Water Integration for Squamscott-Exeter (WISE) Resources

Multimedia Resource
December 2015
Exeter River watershed map. Photo credit: NH DES

Population growth in New Hampshire’s coastal communities is straining municipal stormwater and wastewater infrastructure and placing water quality and public health at risk. At the same time, communities are being called on to respond to new, more stringent permit requirements for discharging stormwater and wastewater from treatment plants. To address these needs, the Great Bay Reserve collaborated with an interdisciplinary team of scientists, coastal managers, environmental consultants, and three communities to create an innovative watershed-wide plan for stormwater and wastewater management to improve water quality and support the area’s economic viability.

In 2012, the towns of Exeter, Stratham, and Newfields led by a team from Geosyntec Consultants, the University of New Hampshire, Rockingham Planning Commission, Consensus Building Institute and the Great Bay National Estuarine Research Reserve (NERR) received a grant from the Science Collaborative to develop the foundation for an integrated water resources plan.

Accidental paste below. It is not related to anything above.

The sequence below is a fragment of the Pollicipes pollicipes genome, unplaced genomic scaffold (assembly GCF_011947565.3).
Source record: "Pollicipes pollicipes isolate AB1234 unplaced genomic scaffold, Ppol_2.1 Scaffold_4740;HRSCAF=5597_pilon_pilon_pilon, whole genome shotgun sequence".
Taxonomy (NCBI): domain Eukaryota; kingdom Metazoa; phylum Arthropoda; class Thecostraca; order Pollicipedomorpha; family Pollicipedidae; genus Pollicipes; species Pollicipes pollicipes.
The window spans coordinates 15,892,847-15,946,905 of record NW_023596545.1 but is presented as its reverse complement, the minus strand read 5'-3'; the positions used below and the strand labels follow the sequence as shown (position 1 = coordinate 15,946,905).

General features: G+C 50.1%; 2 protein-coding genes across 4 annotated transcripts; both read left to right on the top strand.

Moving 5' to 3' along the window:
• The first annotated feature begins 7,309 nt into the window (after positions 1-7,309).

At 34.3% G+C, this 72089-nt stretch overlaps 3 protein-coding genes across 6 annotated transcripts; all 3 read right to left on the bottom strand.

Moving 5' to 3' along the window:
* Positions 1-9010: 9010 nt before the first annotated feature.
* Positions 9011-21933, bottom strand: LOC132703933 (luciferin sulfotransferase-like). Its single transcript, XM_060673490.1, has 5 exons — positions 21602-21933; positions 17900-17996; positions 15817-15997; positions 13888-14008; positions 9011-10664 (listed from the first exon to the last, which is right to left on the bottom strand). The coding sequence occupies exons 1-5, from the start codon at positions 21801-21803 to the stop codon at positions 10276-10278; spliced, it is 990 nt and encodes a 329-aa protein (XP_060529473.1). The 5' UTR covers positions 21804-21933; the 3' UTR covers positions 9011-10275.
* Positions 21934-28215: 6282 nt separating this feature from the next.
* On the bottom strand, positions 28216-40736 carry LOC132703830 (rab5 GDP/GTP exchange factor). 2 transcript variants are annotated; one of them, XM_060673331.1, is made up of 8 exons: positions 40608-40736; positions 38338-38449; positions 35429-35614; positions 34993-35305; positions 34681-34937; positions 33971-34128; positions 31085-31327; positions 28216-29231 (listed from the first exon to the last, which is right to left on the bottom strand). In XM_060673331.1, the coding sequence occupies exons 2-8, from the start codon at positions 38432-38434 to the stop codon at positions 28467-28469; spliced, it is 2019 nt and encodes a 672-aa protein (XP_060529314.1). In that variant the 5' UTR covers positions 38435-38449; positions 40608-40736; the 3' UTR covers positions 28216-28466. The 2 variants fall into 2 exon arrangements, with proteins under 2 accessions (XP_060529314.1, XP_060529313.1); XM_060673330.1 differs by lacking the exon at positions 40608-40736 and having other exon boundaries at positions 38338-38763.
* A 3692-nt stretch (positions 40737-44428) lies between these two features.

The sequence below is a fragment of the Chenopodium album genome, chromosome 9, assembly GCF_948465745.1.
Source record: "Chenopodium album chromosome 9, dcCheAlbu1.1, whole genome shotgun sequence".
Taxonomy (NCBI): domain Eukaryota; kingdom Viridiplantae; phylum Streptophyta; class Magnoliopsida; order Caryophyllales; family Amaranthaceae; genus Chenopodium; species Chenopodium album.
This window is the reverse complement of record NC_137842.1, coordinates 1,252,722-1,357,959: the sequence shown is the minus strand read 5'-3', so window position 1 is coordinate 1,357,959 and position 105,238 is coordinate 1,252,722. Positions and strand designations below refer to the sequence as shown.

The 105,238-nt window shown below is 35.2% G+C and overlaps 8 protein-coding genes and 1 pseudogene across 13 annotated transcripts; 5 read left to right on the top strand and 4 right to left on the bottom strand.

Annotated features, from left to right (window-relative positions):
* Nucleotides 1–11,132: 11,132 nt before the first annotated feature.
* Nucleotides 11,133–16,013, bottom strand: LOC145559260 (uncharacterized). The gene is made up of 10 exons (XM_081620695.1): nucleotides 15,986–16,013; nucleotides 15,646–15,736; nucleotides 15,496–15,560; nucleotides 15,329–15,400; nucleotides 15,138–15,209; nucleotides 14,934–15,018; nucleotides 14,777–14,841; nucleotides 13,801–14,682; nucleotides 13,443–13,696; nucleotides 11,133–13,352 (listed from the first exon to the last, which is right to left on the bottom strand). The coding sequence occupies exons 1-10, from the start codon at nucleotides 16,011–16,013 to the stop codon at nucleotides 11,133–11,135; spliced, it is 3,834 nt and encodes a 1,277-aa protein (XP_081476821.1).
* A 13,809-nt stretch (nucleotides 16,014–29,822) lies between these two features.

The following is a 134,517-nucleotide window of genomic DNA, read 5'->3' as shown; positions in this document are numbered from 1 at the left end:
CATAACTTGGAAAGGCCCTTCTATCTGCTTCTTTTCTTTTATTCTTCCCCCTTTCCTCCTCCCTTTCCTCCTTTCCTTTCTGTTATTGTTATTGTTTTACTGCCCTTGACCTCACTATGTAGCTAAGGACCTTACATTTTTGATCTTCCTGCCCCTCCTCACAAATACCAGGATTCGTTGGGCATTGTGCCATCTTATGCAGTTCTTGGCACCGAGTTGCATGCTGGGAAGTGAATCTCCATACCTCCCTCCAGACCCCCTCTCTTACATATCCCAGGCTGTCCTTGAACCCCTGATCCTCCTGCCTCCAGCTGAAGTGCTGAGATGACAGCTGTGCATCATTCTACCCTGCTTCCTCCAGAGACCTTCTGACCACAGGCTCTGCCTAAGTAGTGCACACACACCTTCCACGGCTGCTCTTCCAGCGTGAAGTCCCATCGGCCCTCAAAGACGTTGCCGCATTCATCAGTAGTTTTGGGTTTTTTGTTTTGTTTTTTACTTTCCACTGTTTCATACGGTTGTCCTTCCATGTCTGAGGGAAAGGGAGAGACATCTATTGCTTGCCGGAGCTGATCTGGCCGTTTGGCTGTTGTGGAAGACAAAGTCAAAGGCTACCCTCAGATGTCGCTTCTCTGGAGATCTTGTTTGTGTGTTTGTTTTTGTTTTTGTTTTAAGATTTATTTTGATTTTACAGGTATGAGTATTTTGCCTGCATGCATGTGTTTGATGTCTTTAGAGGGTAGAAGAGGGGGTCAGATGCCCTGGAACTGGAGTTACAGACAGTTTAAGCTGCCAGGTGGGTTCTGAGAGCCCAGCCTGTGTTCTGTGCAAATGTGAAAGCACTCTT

Integrated planning facilitates the use of sustainable solutions, including green infrastructure, that protect human health, improve water quality, and manage stormwater as a resource. In addition, integrated planning helps identify other economic benefits and quality of life attributes that enhance the vitality of communities and maximizes the effectiveness of funds through analysis of alternatives and sequencing of actions.

The project concluded with a Final Technical Report in December 2015 as well as a number of resources for municipalities and partners.

 

Learn more about the project(s) and related resources: